This Will Change Your Mind About "the One Wine You'll Never Drink"

Isn't it time to make amends with chardonnay?

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Whether you're a wino or just someone who likes a glass of the grape stuff every once in awhile, a good majority of wine drinkers all have one thing in common: There's one type of wine they scoff at, would never drink, makes them clutch their pearls, gag, etc. (We see you, zinfandel haters 👀.)

Friends, really, don't you know there's always an exception to the rule? Here, a look at the vino that will make you rethink everything you ever held to be true, wine-wise.

Chardonnay is considered the #1 avoided wine (maybe tied with merlot, more on that later). "The ABC (Anything But Chardonnay) movement gained momentum in the 2000s, as consumers got tired of the buttery, oaky, and often sweet style of California Chardonnay that gained popularity in the 1990s," says Lisa Mattson, wine expert and director of marketing and communications at Jordan Vineyard and Winery. But don't give up yet—there are tons of other options than the heavy stuff.

Game Changers: Mattson recommends Jordan Winery Chardonnay Russian River Valley (opens in new tab) ($32) because it's "refreshing but won't fatigue your palate like those oaky-butterball Chardonnays," or HdV Chardonnay Carneros (opens in new tab) ($65), which is "bright and fresh with stone fruits."

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Poor merlot. Sideways really worked against the red wine ("I am not drinking any f*cking merlot!"), casting it as, uh, basic. But really, it's anything but, says Susan Lueker, SIMI winery's director of winemaking. "Merlot is a crowd pleaser. It's easy to drink, nicely textured, and food-friendly. An extreme value. In fact, most red blends that you might enjoy also have a large percentage of Merlot—and look at how well they drink."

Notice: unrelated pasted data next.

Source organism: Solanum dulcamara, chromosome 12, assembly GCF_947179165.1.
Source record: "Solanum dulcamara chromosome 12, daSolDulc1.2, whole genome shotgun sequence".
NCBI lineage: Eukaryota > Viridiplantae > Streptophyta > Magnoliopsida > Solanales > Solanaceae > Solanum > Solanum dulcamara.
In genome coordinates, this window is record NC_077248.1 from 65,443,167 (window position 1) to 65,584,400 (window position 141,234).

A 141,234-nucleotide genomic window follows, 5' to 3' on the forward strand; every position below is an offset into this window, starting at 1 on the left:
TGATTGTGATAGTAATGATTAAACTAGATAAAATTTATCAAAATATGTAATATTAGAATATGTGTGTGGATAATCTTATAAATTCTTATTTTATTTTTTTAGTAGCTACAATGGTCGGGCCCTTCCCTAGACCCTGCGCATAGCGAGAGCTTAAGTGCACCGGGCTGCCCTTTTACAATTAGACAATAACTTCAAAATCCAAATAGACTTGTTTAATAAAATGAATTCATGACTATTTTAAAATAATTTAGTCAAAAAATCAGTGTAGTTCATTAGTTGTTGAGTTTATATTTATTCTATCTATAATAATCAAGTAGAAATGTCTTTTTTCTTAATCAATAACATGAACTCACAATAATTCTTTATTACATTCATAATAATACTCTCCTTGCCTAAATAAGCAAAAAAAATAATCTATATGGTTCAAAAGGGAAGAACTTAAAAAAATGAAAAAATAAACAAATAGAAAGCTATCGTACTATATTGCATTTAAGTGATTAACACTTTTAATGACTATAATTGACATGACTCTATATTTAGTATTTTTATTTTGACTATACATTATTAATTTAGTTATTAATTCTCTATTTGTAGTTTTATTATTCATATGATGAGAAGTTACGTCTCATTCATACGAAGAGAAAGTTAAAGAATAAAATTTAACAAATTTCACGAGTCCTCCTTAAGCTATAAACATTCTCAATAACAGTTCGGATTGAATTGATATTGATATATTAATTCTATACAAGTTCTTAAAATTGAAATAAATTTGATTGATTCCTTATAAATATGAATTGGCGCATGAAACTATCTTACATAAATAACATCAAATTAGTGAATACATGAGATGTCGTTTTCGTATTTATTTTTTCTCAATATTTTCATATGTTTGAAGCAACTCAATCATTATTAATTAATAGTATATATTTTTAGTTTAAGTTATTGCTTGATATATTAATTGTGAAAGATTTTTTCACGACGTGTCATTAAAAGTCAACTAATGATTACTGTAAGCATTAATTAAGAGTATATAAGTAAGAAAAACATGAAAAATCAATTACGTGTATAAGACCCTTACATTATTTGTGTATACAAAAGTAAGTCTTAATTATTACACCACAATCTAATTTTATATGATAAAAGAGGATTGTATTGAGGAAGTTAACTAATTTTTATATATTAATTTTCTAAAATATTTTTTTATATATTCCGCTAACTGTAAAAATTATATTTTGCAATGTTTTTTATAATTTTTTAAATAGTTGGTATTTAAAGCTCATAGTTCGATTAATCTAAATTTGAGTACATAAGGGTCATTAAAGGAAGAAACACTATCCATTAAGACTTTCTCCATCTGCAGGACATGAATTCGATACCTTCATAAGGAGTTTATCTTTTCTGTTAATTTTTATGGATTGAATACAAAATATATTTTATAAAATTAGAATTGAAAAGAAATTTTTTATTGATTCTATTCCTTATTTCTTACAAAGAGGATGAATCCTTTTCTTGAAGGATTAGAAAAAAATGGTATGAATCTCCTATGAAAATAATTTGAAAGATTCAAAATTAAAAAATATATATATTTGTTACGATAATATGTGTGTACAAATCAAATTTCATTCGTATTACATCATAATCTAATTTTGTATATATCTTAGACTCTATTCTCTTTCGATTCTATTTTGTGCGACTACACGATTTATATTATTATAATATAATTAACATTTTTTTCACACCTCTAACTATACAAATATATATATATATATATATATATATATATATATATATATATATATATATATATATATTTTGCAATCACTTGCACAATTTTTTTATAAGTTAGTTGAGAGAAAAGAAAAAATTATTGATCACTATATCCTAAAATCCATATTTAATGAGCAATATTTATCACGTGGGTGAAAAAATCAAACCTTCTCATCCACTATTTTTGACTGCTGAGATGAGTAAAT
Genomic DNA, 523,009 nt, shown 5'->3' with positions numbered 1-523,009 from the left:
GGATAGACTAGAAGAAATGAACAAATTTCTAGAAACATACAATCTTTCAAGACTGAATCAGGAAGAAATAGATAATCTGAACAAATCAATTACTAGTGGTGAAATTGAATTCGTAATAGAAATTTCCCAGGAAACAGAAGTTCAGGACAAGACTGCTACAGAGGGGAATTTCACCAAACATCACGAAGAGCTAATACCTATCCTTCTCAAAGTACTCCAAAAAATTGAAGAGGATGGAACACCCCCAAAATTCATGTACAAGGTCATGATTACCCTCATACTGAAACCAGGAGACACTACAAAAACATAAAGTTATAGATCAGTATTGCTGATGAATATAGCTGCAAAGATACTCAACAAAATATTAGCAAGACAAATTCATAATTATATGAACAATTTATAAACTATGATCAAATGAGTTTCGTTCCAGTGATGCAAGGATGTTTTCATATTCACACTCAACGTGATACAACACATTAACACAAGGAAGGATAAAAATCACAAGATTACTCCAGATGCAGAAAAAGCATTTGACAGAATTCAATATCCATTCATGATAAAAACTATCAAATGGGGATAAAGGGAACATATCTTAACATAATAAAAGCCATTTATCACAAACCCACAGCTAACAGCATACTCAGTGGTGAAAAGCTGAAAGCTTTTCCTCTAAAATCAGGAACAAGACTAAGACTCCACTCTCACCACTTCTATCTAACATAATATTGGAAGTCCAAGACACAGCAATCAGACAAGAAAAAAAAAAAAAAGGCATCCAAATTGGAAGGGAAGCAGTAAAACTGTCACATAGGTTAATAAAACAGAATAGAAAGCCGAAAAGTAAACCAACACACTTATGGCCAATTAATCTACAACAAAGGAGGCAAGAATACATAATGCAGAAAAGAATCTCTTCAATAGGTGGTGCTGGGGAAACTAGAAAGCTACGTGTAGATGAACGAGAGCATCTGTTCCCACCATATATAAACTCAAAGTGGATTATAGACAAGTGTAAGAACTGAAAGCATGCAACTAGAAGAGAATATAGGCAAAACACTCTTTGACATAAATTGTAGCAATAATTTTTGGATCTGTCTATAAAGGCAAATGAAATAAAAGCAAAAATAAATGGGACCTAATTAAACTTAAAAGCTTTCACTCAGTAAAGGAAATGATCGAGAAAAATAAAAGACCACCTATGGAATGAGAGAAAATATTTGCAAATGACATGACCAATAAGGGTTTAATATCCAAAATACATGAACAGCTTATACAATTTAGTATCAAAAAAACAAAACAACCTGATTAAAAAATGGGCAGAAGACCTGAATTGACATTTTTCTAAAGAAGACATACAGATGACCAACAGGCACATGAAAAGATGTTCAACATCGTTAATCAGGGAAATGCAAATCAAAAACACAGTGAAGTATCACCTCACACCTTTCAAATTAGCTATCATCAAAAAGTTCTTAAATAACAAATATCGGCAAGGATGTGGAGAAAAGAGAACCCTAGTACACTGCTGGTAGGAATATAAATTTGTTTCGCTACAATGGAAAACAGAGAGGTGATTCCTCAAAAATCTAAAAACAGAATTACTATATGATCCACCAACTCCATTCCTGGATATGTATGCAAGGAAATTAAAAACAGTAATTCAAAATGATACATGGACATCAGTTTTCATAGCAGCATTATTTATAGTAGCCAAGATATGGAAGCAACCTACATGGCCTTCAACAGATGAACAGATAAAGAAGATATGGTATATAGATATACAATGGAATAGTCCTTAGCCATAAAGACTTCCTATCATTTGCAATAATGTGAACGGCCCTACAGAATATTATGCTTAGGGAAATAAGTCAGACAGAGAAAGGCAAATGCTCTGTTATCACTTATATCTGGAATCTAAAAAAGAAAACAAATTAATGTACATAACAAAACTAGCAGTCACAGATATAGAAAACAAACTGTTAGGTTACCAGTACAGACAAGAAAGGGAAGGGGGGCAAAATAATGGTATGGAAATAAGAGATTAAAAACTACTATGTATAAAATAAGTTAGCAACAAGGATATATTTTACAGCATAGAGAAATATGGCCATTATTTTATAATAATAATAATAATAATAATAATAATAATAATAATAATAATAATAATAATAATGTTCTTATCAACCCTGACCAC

Game Changer: SIMI's Sonoma County Merlot (opens in new tab) ($14). "It's soft,easy bright cherry, blackberry fruit with a bit of spice is fun, supple and approachable," says Lueker. "You can enjoy at a dinner party or while reading your favorite magazine. It pairs well with anything and everything."

White Wine (in General)

"Some people hate ordering white wine at a restaurant," says Charles Ford, Ribera y Rueda (opens in new tab) ambassador and wine director of The Bristol. "They think it has to be a big, bold red. But that's obviously not the case."

Game Changers: Verdejo, specifically Bodegas Shaya "Habis" (opens in new tab) ($22). "It's mind-boggling when you let it warm up," says Ford. "Leave this wine out after you open it and do *not* put it back in the cooler. This wine tells an evolving story from the second you open the bottle to the last glass that you have." Ford also recommends Riesling, specifically Maison Trimbach et Fils Cuvee Frederick Emile (opens in new tab) ($55). "This wine has a unique ability to take people outside of their comfort zone. It's not sweet, it's not *that* acidic. It's a perfectly paved road of wine enjoyment that explains why Riesling is easily the most popular wine amongst sommeliers."

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Rosé

Things sure have changed for rosé. The once-looked-down-upon wine is now having it's heyday, and if you haven't gotten on board, it's time to.

Game Changer: Start with the *very* sippable Summer Water x Yes Way Rosé & Club W (opens in new tab) ($18) since it "goes with anything." Then try these (opens in new tab).

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Samantha Leal is the Deputy Editor at Well+Good, where she spends most of her day thinking of new ideas across platforms, bringing on new writers, overseeing the day-to-day of the website, and working with the awesome team to produce the best stories and packages. Before W+G, she was the Senior Web Editor for Marie Claire and the Deputy Editor for Latina.com, with bylines all over the internet. Graduating from the Medill School of Journalism at Northwestern University with a minor in African history, she’s written everything from travel guides to political op-eds to wine explainers (currently enrolled in the WSET program) to celebrity profiles. Find her online pretty much everywhere @samanthajoleal.